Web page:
Rich gay men are hijacking Boston's queer community, and they have hijacked the progress the gay community has made in the last 20 years. Because of their privilege, they are visible and prosperous and they want to assimilate in every way possible. Jacques is being accused of being "unsafe and unruly" because it is for working class and trans people. When they say "safe", they mean yuppified.

Not only has Jacques survived through yuppie invasions, it is also faced with the stigmatization that comes along with being a drag bar in straight culture and faces scrutiny from within the gay community itself. Recently, the upper class has begun opening up ritzy nightclubs like Club Cafe, which cater to the richy-rich gay men in the neighborhood. These same men sit on "important committees", with pearl and fur laden ladies, making important decisions about how to "develop and preserve" the neighborhood. Jacques is one of the only remaining connections to the South End's past, and they are winning the fight. Enough is enough! These are our neighborhoods, and we have to fight back against these yuppie invasions!








Boston Angry Tenants Union: The Eight Points

1. We Are Angry Tenants!
We’re angry because of rats, leaky faucets, increasing rents, no heat, roaches, and to top it all off, scumbag landlords. Our rents are too high, there’s not enough housing for everyone, and landlords are getting rich while we’re getting evicted. We refuse to take it anymore!

2. What are we going to do about it? Direct Action!
We can’t count on those dirty politicians and crooked cops to get the job done. We, the angry tenants, make no polite appeals to those who are screwing us over (building supers, landlords, property speculators, and the housing authority). We will take action however we see fit, on our own terms, and without any intermediaries... This is direct action!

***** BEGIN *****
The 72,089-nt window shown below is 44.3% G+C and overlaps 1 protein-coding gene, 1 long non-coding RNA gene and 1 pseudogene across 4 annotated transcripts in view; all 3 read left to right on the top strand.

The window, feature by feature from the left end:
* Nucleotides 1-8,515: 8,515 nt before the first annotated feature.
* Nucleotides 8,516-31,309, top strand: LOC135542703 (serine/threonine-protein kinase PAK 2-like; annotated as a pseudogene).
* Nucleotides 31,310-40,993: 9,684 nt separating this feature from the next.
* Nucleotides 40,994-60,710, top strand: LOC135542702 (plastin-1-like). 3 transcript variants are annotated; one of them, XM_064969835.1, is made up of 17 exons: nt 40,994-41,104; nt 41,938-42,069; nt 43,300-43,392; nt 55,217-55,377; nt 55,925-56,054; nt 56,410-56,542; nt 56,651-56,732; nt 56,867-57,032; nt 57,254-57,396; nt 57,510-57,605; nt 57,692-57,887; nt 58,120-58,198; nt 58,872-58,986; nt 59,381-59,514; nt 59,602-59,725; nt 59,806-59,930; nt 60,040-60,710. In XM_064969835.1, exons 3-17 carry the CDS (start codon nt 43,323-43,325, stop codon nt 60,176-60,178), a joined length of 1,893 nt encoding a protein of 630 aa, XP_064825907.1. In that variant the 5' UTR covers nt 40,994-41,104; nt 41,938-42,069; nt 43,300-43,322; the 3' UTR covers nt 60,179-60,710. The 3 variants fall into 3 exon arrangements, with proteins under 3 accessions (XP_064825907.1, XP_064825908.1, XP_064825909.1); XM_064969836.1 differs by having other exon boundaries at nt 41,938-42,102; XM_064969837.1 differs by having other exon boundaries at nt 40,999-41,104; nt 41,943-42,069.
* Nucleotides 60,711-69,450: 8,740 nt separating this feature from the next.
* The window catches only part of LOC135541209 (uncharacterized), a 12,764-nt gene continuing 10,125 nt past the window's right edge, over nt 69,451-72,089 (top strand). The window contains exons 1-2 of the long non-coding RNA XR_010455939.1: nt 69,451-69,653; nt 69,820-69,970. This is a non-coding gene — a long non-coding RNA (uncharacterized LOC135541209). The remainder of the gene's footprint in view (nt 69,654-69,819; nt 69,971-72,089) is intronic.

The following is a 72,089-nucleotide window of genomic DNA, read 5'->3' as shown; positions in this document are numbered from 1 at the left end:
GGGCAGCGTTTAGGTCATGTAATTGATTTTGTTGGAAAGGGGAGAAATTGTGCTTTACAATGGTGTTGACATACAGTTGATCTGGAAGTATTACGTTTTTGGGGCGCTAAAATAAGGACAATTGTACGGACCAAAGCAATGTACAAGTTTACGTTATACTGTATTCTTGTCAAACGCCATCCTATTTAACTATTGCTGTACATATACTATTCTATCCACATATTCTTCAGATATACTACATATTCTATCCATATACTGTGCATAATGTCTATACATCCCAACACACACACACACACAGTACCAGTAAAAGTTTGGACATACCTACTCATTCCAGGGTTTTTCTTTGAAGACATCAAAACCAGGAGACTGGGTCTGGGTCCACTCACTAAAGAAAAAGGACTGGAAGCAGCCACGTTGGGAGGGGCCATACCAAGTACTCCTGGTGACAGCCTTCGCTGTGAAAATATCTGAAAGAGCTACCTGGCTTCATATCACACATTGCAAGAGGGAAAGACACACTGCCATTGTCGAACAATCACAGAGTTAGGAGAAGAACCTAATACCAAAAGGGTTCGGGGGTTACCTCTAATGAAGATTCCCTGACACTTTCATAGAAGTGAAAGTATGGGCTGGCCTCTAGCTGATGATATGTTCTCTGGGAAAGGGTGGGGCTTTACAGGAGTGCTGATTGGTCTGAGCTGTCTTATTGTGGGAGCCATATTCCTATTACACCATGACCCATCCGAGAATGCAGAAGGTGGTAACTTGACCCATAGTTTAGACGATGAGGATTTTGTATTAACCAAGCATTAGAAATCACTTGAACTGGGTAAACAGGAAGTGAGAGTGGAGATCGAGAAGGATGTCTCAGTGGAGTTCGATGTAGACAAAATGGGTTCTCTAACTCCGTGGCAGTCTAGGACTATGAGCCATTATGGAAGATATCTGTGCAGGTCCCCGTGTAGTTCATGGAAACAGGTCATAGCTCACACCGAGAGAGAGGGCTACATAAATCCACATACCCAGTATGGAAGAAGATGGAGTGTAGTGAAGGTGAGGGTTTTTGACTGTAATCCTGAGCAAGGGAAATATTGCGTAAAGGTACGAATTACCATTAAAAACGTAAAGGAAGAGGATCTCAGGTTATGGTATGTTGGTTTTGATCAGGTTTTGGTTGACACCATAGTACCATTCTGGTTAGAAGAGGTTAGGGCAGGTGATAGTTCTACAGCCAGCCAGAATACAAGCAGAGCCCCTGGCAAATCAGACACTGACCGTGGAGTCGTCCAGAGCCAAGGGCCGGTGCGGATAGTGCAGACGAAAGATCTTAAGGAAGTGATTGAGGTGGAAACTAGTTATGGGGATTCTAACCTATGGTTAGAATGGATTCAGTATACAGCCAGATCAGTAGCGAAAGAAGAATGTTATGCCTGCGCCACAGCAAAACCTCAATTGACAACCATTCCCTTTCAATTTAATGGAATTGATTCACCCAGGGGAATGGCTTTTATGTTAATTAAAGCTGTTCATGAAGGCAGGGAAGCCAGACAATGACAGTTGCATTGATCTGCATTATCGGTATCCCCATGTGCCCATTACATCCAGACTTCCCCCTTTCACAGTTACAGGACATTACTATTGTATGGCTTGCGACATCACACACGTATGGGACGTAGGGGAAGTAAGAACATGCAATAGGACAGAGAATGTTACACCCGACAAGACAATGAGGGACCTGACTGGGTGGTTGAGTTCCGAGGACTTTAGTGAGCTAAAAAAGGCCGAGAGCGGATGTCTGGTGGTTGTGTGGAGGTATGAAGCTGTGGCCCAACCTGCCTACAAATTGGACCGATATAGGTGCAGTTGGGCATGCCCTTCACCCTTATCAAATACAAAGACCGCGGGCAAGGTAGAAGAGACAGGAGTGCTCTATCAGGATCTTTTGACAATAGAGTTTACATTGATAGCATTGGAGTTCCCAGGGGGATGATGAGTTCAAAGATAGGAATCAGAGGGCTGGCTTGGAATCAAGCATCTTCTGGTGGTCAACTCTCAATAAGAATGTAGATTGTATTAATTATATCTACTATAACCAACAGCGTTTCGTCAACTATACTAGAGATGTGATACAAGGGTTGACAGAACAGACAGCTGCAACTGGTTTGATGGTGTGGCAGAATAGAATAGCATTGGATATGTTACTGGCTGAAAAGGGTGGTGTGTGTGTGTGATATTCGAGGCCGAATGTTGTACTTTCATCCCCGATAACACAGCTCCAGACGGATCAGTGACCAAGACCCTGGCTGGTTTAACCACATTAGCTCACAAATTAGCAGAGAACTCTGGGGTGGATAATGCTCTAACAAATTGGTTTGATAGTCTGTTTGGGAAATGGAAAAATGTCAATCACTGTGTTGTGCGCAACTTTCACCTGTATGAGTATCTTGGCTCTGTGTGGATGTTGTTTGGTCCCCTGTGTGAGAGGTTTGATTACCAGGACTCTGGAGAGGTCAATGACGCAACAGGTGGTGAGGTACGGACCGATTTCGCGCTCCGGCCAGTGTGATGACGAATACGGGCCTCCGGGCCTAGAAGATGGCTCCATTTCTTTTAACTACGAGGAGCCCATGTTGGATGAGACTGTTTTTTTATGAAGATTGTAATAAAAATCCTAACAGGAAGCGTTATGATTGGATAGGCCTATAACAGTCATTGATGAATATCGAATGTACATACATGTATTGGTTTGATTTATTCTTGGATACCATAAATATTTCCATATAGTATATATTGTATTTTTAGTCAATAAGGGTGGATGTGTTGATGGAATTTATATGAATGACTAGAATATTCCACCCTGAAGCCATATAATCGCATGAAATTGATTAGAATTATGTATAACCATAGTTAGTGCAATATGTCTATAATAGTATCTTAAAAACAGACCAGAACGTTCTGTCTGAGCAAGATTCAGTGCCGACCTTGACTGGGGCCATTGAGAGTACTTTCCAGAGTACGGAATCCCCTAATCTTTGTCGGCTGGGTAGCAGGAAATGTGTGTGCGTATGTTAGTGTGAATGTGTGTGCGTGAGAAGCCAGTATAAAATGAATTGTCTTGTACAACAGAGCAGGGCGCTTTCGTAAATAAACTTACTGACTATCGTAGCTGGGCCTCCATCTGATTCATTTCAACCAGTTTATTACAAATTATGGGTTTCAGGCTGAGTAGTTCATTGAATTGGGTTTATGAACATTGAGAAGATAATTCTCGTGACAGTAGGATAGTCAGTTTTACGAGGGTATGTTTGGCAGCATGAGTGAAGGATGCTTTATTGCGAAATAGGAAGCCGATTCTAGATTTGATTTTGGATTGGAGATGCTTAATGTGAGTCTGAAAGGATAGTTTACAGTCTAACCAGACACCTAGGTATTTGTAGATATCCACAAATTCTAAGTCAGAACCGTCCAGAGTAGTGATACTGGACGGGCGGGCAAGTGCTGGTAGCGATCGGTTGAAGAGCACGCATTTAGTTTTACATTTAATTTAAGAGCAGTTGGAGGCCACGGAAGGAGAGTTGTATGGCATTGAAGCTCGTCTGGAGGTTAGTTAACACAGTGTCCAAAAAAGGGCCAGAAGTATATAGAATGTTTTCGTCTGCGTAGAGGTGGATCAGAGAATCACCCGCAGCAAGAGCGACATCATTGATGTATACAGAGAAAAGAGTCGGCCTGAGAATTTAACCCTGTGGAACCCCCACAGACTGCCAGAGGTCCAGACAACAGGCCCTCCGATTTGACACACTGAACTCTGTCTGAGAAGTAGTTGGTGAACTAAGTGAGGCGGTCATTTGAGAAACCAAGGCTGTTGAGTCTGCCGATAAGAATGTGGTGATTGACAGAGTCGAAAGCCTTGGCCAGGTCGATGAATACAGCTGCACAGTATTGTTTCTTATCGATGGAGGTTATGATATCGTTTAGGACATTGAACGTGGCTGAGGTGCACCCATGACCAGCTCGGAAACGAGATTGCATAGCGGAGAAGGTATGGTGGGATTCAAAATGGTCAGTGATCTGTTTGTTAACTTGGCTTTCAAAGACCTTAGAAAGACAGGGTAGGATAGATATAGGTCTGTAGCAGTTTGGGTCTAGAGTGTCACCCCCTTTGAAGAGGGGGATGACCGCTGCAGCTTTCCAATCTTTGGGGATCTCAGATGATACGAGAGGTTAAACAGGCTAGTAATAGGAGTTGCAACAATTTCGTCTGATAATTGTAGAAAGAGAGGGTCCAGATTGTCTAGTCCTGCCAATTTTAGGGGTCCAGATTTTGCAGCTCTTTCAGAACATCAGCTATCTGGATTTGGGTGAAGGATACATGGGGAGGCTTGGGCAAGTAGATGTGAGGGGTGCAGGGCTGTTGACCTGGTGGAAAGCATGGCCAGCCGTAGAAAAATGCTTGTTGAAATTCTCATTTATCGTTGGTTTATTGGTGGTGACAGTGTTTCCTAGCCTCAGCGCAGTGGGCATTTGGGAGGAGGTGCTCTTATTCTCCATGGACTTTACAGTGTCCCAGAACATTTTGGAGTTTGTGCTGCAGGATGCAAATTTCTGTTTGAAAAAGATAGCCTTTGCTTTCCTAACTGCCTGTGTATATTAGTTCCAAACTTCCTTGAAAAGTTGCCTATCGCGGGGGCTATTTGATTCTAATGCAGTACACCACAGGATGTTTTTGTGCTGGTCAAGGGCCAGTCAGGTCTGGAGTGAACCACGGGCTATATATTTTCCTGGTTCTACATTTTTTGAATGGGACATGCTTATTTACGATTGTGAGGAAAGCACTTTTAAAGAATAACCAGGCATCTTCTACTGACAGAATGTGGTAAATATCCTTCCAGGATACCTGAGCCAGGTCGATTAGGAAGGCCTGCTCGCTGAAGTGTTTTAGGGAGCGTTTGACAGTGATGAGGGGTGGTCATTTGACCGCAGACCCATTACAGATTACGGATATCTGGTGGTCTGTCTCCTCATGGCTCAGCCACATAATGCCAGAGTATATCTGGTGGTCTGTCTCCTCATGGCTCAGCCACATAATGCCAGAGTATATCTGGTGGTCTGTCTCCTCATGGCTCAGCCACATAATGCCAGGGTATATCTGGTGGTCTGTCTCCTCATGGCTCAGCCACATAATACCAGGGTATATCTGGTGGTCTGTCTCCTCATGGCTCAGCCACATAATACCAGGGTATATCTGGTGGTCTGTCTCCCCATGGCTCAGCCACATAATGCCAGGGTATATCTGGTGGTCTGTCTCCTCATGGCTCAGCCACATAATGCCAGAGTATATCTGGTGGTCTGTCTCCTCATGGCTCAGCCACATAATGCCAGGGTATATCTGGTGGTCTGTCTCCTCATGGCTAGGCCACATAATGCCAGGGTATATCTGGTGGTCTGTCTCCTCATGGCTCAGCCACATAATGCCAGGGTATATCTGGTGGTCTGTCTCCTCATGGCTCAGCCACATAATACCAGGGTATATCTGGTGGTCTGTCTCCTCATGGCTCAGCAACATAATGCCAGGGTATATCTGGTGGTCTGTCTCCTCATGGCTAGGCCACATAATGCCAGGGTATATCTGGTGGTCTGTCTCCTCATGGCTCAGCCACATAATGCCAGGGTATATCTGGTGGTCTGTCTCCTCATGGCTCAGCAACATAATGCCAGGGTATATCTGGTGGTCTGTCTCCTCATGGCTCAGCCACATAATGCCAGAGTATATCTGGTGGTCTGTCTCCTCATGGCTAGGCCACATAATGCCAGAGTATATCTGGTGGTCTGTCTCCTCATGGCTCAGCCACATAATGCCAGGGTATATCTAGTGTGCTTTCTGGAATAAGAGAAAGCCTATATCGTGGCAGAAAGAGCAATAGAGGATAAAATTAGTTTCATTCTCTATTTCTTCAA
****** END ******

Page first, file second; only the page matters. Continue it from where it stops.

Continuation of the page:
3. Direct Democracy!
All angry tenants deserve a voice, all angry tenants derserve a vote! Who’s been affected more by the housing crisis than us? Let’s take control of our own lives and make decisions for ourselves.

4. What do we need to do? Organize!
Who should organize angry tenants? Angry tenants should organize angry tenants! We

think that those who live in our communities should make the decisions about our communities, and that we should organize ourselves

5. Everybody deserves a home, everybody deserves a community!
Those money hungry capitalists who are in control don’t allow our communities to do what’s best for us. They’re not going to give us housing and community control, we need to take it!

6. Solidarity in our struggles!
In our struggles for power in our own communities, we must also support our neighboring communities in their struggles. WIth solidarity and mutual aid comes victory!

7. No landlords! No Evictions!
Let’s face it, everytime we pay rent, we are being robbed! Housing is not a privilege, and it’s not something to be owned by a few rich scumbags. We don’t need or want landlords to evict us and make decisions that could ruin our lives. Eviction is a crime! Rent is theft!

8. We will not allow our city to be overrun by the wealthy!
We don’t need more stores that we can’t afford, and we don’t need expensive condos pushing our families out and destroying our communities.


If you like what you are reading, get in touch with us by writing, by phone or email. Also, if you are interested in distributing copies of 'The Angry Tenant' in your neighborhood, let us know!

P.O. Box 146
Boston, MA 02133
(617) 499-1921
angrytenants (at)

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Re: New Issue of 'The Angry Tenant' Out Now!
22 Apr 2004
I know that this was a NEFAC originated project. I'm wondering how much success you've had reaching out beyond that original base. It seems like NEFAC's community organizing efforts are going well in Vermont but, other than the projectionists' strike, I don't have a sense of how much of an impact you've had in Boston.
Re: New Issue of 'The Angry Tenant' Out Now!
30 Aug 2004
What about the tenants' responsibility in dealing with the bed bug situation? We've had a well-known exterminator company spray our property several times in the past two months. Yet the bed bugs still exist. Is this still a landlord issue or could the tenants also be responsible for not ridding the pests? Should the landlord pay for laundry services to encourage their tenants to wash their bedsheets? Should the landlord pay for cleaning services to wipe down the bottom of all the furniture in the property? Should the landlord vacuum all the carpets and mop all the floors? Well, we've actually done all of the above and yet our tenants STILL have refused rent payment. Where do we draw the line between the landlord and the tenant responsibilities? I think people are too quick to deem their landlord as a money-hungry business person. What about the 70+ woman renting out her two family home to provide an income for her retirement?

The ANGRY landlord!